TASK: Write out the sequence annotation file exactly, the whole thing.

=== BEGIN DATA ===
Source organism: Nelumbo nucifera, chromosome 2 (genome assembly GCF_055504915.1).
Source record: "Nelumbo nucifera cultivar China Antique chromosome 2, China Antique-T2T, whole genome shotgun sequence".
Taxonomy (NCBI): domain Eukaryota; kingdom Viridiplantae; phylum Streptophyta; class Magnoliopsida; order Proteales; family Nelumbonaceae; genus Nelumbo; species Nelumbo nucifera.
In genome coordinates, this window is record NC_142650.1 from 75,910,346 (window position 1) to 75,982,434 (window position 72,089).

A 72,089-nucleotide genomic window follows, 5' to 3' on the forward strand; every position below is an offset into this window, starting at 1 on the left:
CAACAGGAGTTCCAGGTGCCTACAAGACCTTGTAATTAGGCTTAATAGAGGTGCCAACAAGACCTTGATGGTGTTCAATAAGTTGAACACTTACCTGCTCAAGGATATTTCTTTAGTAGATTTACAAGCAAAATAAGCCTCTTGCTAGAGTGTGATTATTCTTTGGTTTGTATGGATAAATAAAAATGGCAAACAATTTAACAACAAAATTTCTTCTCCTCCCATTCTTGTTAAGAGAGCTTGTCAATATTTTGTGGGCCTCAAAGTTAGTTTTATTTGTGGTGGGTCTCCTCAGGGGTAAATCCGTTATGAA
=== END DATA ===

Source organism: Nelumbo nucifera, chromosome 2 (genome assembly GCF_055504915.1).
Source record: "Nelumbo nucifera cultivar China Antique chromosome 2, China Antique-T2T, whole genome shotgun sequence".
Taxonomy (NCBI): domain Eukaryota; kingdom Viridiplantae; phylum Streptophyta; class Magnoliopsida; order Proteales; family Nelumbonaceae; genus Nelumbo; species Nelumbo nucifera.
In genome coordinates, this window is record NC_142650.1 from 75,910,346 (window position 1) to 75,982,434 (window position 72,089).

A 72,089-nucleotide genomic window follows, 5' to 3' on the forward strand; every position below is an offset into this window, starting at 1 on the left:
CAACAGGAGTTCCAGGTGCCTACAAGACCTTGTAATTAGGCTTAATAGAGGTGCCAACAAGACCTTGATGGTGTTCAATAAGTTGAACACTTACCTGCTCAAGGATATTTCTTTAGTAGATTTACAAGCAAAATAAGCCTCTTGCTAGAGTGTGATTATTCTTTGGTTTGTATGGATAAATAAAAATGGCAAACAATTTAACAACAAAATTTCTTCTCCTCCCATTCTTGTTAAGAGAGCTTGTCAATATTTTGTGGGCCTCAAAGTTAGTTTTATTTGTGGTGGGTCTCCTCAGGGGTAAATCCGTTATGAA